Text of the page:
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De La Fuente v. DNC Services Corporation

United States District Court, District of Columbia

August 2, 2019

ROQUE “ROCKY” DE LA FUENTE, and ROCKY 2016 LLC, Plaintiffs,
v.
DNC SERVICES CORPORATION, and DEBORAH WASSERMAN SCHULTZ Defendants.

          MEMORANDUM OPINION DENYING PLAINTIFF'S MOTION TO ALTER OR AMEND JUDGMENT

          RUDOLPH CONTRERAS, UNITED STATES DISTRICT JUDGE

         I. INTRODUCTION

         On April 23, 2019, this Court dismissed without prejudice Mr. Roque De La Fuente's claims against the Democratic National Committee (“DNC”) and its then-chairperson, Deborah Wasserman Schultz.[1] See generally De La Fuente v. DNC Servs. Corp., No. 18-cv-336 (RC), 2019 WL 1778948 (D.D.C. Apr. 23, 2019). Mr. De La Fuente now moves under Federal Rule of Civil Procedure 59(e) to ask this Court to alter or amend its April 23, 2019 Memorandum Opinion (“April 23 Opinion”). See generally Pl.'s Mot. Alter or Amend J., ECF No. 22. He further requests 30 days to file an Amended Complaint. See id. at 3. Having considered Plaintiff's Motion to Amend or Alter Judgment, Defendants' Opposition to the Motion, Plaintiff's Reply, and Defendants' Surreply, this Court denies Plaintiff's Motion.

         II. FACTUAL BACKGROUND

         Mr. De La Fuente is a Mexican-American entrepreneur who ran to become the Democratic Party's 2016 presidential nominee. See Compl. at ¶ 5. In a Complaint filed on February 20, 2018, Plaintiff argued that Defendants deliberately undermined his campaign because they feared that Hispanic Americans would prefer his candidacy to that of Hillary Clinton. Id. ¶¶ 20, 23. Mr. De La Fuente asserted claims of breach of contract, promissory estoppel, race discrimination, conspiracy to violate civil rights, and misrepresentation. See De La Fuente, 2019 WL 1778948, at *1. He sought over $6 million in compensatory damages and $1 million in punitive damages as a remedy. See Compl. at ¶ 141. As explained in detail in this Court's April 23 Opinion, Plaintiff's Complaint was dismissed without prejudice for failure to state a claim under Federal Rule of Civil Procedure 12(b)(6). See De La Fuente, 2019 WL 1778948, at *2. On May 21, 2019, Mr. De La Fuente moved under Federal Rule of Civil Procedure 59(e) and asked this Court to alter or amend the April 23 Opinion so that he will be able to seek leave to amend his Complaint. See Pl.'s Mot. Alter or Amend J. at 3. Mr. De La Fuente did not simultaneously move to amend his Complaint under Federal Rule of Civil Procedure Rule 15.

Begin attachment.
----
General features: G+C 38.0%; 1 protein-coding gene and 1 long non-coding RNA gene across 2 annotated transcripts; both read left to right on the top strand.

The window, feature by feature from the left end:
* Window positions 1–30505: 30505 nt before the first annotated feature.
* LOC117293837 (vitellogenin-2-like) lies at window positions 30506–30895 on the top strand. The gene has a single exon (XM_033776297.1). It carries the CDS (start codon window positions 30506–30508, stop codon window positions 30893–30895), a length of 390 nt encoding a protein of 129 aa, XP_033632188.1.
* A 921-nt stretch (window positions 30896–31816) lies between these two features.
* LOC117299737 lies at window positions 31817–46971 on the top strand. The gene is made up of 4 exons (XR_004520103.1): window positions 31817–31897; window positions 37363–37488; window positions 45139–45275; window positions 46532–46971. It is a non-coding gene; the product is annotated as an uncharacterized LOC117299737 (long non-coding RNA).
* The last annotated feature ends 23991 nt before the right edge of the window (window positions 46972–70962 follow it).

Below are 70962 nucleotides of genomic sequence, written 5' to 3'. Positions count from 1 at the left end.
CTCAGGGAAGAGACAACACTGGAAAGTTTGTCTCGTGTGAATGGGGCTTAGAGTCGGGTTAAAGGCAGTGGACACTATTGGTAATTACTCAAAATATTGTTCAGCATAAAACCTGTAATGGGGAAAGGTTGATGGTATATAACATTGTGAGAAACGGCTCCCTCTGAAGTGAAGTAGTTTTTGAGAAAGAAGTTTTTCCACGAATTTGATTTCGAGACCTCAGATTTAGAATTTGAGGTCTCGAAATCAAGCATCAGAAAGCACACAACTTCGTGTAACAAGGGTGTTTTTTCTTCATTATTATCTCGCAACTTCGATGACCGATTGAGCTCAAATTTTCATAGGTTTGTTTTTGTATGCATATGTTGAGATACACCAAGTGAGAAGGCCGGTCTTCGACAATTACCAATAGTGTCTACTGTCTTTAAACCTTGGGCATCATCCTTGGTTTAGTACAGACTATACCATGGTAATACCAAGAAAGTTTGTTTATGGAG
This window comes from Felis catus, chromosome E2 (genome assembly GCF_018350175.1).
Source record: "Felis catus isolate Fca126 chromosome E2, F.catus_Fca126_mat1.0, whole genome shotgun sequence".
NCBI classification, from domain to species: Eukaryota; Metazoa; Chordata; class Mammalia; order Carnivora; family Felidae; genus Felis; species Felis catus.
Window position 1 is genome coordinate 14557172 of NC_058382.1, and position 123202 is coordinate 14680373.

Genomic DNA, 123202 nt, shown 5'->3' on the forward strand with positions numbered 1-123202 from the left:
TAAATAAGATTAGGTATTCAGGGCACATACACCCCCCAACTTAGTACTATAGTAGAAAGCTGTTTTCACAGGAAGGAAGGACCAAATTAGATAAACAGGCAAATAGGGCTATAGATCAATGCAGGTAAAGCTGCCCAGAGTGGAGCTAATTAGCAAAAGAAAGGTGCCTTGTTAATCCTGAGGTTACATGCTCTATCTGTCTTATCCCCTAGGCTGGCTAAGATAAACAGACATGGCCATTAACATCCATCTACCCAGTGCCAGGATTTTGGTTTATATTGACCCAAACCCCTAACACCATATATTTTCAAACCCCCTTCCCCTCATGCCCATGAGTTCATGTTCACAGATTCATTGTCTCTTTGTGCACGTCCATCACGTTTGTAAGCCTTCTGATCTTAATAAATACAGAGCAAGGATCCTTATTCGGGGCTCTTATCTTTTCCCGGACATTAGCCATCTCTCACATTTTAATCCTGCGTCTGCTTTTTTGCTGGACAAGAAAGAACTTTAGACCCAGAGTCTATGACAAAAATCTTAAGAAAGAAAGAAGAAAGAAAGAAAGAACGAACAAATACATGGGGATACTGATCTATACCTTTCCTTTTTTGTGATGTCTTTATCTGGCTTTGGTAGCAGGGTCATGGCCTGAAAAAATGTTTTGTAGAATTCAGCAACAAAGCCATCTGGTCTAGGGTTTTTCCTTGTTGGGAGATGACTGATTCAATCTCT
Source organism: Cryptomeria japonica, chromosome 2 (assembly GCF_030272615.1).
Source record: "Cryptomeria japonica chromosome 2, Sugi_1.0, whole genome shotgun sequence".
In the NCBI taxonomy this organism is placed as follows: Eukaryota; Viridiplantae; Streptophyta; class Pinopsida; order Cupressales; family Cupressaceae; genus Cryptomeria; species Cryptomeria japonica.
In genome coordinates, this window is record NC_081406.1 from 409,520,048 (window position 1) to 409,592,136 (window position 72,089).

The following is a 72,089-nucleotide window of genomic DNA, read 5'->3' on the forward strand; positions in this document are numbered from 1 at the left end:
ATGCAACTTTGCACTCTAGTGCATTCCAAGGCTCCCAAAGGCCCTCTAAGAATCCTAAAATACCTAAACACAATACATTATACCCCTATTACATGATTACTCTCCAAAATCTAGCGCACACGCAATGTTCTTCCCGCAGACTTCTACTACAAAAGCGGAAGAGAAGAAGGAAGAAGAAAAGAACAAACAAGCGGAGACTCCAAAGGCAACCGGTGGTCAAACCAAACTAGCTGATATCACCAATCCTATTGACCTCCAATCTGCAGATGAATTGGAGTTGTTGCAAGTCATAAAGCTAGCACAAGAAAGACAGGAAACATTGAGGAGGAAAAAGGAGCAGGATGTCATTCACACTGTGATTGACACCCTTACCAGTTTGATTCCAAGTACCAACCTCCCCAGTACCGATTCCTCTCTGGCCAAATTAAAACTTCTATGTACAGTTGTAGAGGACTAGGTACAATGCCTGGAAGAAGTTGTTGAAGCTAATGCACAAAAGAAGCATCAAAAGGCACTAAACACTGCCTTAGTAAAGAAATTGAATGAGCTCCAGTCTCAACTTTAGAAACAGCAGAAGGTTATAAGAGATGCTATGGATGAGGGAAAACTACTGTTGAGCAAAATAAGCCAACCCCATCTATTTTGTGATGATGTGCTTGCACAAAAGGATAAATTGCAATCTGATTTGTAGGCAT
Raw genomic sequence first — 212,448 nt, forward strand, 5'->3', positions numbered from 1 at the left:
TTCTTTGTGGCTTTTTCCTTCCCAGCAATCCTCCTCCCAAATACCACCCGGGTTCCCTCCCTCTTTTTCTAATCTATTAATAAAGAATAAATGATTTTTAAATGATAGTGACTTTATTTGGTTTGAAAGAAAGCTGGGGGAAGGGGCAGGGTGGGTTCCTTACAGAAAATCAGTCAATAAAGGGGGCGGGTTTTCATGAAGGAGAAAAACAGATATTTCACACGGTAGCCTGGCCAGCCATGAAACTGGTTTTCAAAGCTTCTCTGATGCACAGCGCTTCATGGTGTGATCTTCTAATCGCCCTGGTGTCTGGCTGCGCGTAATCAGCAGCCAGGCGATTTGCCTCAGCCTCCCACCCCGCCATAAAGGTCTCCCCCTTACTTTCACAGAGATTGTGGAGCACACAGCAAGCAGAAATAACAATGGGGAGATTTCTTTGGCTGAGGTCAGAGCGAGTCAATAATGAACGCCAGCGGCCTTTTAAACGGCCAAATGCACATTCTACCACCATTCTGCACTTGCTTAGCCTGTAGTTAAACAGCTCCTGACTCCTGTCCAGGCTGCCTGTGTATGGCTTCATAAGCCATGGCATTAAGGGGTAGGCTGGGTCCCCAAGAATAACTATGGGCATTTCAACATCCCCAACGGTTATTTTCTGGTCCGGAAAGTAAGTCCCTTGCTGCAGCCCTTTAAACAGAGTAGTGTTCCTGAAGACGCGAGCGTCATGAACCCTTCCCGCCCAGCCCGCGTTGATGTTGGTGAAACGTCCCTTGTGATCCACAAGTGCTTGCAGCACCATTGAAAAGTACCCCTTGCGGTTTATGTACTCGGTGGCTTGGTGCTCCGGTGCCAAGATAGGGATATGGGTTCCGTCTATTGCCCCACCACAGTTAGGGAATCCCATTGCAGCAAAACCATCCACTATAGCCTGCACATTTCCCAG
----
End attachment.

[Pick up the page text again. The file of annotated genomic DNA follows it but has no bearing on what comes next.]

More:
III. ANALYSIS

         Mr. De La Fuente argues that this Court should grant his Rule 59(e) motion because the April 23 Opinion resulted in manifest injustice. See Pl.'s Mot. Alter or Amend J. at 4. He maintains that, while the April 23 Opinion dismissed his claims without prejudice, he cannot file a new complaint because the statute of limitations has run for his claims. See Pl.'s Reply Mot. Alter or Amend J. at 5-6. ECF No. 24. He therefore requests that this Court alter or amend its April 23 Opinion to enable him to file an Amended Complaint. See Pl.'s Mot. Alter or Amend J. at 4.

         However, a Rule 59(e) motion can be brought only after a court has issued a final judgment. See Cobell v. Jewell, 802 F.3d 12, 19 (D.C. Cir. 2015). When a court grants a motion to dismiss under Federal Rule of Civil Procedure 12(b)(6), the court has the option of dismissing the entire action or only the complaint. See Ciralsky v. C.I.A., 355 F.3d 661, 666 (D.C. Cir. 2004). “A district court's dismissal of an entire action is a final appealable judgment.” Robinson-Reeder v. Am. Council on Educ., 571 F.3d 1333, 1338 (D.C. Cir. 2009) (citing Ciralsky, 355 F.3d at 666). But if a court dismisses just the complaint without prejudice-and not the underlying action-then there is no final judgment. See Murray v. Gilmore, 406 F.3d 708, 712 (D.C. Cir. 2005).